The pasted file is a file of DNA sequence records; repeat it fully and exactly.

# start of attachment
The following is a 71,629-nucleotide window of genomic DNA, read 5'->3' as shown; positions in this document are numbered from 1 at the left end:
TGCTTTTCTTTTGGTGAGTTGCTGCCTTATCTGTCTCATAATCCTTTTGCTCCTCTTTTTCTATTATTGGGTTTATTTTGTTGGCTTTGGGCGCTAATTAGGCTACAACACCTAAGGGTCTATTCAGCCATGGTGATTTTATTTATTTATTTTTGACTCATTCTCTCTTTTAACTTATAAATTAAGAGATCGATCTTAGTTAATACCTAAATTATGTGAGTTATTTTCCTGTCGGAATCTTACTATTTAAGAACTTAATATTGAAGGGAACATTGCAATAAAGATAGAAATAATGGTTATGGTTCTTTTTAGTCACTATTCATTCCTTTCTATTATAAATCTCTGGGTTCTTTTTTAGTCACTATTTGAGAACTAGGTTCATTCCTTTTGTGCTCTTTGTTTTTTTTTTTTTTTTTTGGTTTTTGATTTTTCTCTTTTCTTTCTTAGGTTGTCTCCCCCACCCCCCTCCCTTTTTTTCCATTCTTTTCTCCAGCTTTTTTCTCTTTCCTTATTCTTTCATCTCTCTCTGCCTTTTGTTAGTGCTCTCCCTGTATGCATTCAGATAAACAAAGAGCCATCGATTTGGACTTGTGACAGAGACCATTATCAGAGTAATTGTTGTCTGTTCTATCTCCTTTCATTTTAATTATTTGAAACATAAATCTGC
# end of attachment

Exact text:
The following is a 71,629-nucleotide window of genomic DNA, read 5'->3' as shown; positions in this document are numbered from 1 at the left end:
TGCTTTTCTTTTGGTGAGTTGCTGCCTTATCTGTCTCATAATCCTTTTGCTCCTCTTTTTCTATTATTGGGTTTATTTTGTTGGCTTTGGGCGCTAATTAGGCTACAACACCTAAGGGTCTATTCAGCCATGGTGATTTTATTTATTTATTTTTGACTCATTCTCTCTTTTAACTTATAAATTAAGAGATCGATCTTAGTTAATACCTAAATTATGTGAGTTATTTTCCTGTCGGAATCTTACTATTTAAGAACTTAATATTGAAGGGAACATTGCAATAAAGATAGAAATAATGGTTATGGTTCTTTTTAGTCACTATTCATTCCTTTCTATTATAAATCTCTGGGTTCTTTTTTAGTCACTATTTGAGAACTAGGTTCATTCCTTTTGTGCTCTTTGTTTTTTTTTTTTTTTTTTGGTTTTTGATTTTTCTCTTTTCTTTCTTAGGTTGTCTCCCCCACCCCCCTCCCTTTTTTTCCATTCTTTTCTCCAGCTTTTTTCTCTTTCCTTATTCTTTCATCTCTCTCTGCCTTTTGTTAGTGCTCTCCCTGTATGCATTCAGATAAACAAAGAGCCATCGATTTGGACTTGTGACAGAGACCATTATCAGAGTAATTGTTGTCTGTTCTATCTCCTTTCATTTTAATTATTTGAAACATAAATCTGC